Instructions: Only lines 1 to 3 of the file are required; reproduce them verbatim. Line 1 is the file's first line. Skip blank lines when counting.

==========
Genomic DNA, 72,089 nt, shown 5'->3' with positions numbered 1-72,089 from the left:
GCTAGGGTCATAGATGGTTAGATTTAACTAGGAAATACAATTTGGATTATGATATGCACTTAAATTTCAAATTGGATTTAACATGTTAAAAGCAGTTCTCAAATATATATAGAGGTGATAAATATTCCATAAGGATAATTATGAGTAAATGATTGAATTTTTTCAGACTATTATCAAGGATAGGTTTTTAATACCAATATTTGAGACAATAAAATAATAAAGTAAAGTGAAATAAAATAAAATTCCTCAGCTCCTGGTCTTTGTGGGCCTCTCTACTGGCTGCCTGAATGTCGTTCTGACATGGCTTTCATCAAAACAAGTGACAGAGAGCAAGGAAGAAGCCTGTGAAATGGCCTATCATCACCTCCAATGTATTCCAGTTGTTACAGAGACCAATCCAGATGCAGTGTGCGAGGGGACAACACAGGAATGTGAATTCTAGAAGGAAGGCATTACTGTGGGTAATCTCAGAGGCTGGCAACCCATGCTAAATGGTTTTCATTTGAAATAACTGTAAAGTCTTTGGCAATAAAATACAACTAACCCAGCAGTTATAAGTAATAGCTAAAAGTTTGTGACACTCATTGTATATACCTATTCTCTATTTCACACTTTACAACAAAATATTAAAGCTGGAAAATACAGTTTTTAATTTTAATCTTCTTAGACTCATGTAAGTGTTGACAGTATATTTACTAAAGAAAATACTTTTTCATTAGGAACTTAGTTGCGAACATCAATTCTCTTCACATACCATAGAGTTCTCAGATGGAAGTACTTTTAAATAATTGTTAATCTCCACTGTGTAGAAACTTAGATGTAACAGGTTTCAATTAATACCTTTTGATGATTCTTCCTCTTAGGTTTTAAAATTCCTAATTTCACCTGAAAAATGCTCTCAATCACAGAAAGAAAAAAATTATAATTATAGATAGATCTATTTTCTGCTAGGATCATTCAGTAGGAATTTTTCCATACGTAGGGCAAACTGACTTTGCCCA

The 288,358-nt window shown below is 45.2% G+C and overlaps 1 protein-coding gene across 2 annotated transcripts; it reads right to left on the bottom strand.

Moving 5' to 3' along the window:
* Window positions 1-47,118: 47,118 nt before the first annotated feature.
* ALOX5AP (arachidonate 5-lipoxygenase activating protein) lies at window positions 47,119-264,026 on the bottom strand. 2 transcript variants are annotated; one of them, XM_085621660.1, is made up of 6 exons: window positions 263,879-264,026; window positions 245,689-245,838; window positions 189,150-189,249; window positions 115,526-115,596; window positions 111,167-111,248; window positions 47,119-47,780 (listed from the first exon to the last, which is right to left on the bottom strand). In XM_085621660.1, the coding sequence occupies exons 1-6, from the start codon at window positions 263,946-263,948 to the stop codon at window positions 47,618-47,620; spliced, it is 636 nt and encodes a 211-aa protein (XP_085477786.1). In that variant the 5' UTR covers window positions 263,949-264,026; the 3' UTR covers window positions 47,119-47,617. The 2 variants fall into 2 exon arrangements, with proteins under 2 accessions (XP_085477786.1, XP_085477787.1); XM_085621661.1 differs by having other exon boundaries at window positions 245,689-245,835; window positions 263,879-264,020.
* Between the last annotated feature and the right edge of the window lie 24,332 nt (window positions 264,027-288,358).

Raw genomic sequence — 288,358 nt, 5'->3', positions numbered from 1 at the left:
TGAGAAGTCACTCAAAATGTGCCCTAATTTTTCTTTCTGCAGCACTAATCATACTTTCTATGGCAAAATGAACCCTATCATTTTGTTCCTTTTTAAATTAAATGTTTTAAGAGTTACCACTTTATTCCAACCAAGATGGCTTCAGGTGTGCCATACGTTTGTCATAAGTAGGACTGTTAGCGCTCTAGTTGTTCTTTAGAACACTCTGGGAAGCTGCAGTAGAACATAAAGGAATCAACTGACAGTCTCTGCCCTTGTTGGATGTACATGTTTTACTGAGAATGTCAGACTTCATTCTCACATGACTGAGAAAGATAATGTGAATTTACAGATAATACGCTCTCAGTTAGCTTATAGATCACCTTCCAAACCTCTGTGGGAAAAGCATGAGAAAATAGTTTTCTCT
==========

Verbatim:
Genomic DNA, 72,089 nt, shown 5'->3' with positions numbered 1-72,089 from the left:
GCTAGGGTCATAGATGGTTAGATTTAACTAGGAAATACAATTTGGATTATGATATGCACTTAAATTTCAAATTGGATTTAACATGTTAAAAGCAGTTCTCAAATATATATAGAGGTGATAAATATTCCATAAGGATAATTATGAGTAAATGATTGAATTTTTTCAGACTATTATCAAGGATAGGTTTTTAATACCAATATTTGAGACAATAAAATAATAAAGTAAAGTGAAATAAAATAAAATTCCTCAGCTCCTGGTCTTTGTGGGCCTCTCTACTGGCTGCCTGAATGTCGTTCTGACATGGCTTTCATCAAAACAAGTGACAGAGAGCAAGGAAGAAGCCTGTGAAATGGCCTATCATCACCTCCAATGTATTCCAGTTGTTACAGAGACCAATCCAGATGCAGTGTGCGAGGGGACAACACAGGAATGTGAATTCTAGAAGGAAGGCATTACTGTGGGTAATCTCAGAGGCTGGCAACCCATGCTAAATGGTTTTCATTTGAAATAACTGTAAAGTCTTTGGCAATAAAATACAACTAACCCAGCAGTTATAAGTAATAGCTAAAAGTTTGTGACACTCATTGTATATACCTATTCTCTATTTCACACTTTACAACAAAATATTAAAGCTGGAAAATACAGTTTTTAATTTTAATCTTCTTAGACTCATGTAAGTGTTGACAGTATATTTACTAAAGAAAATACTTTTTCATTAGGAACTTAGTTGCGAACATCAATTCTCTTCACATACCATAGAGTTCTCAGATGGAAGTACTTTTAAATAATTGTTAATCTCCACTGTGTAGAAACTTAGATGTAACAGGTTTCAATTAATACCTTTTGATGATTCTTCCTCTTAGGTTTTAAAATTCCTAATTTCACCTGAAAAATGCTCTCAATCACAGAAAGAAAAAAATTATAATTATAGATAGATCTATTTTCTGCTAGGATCATTCAGTAGGAATTTTTCCATACGTAGGGCAAACTGACTTTGCCCA

The 288,358-nt window shown below is 45.2% G+C and overlaps 1 protein-coding gene across 2 annotated transcripts; it reads right to left on the bottom strand.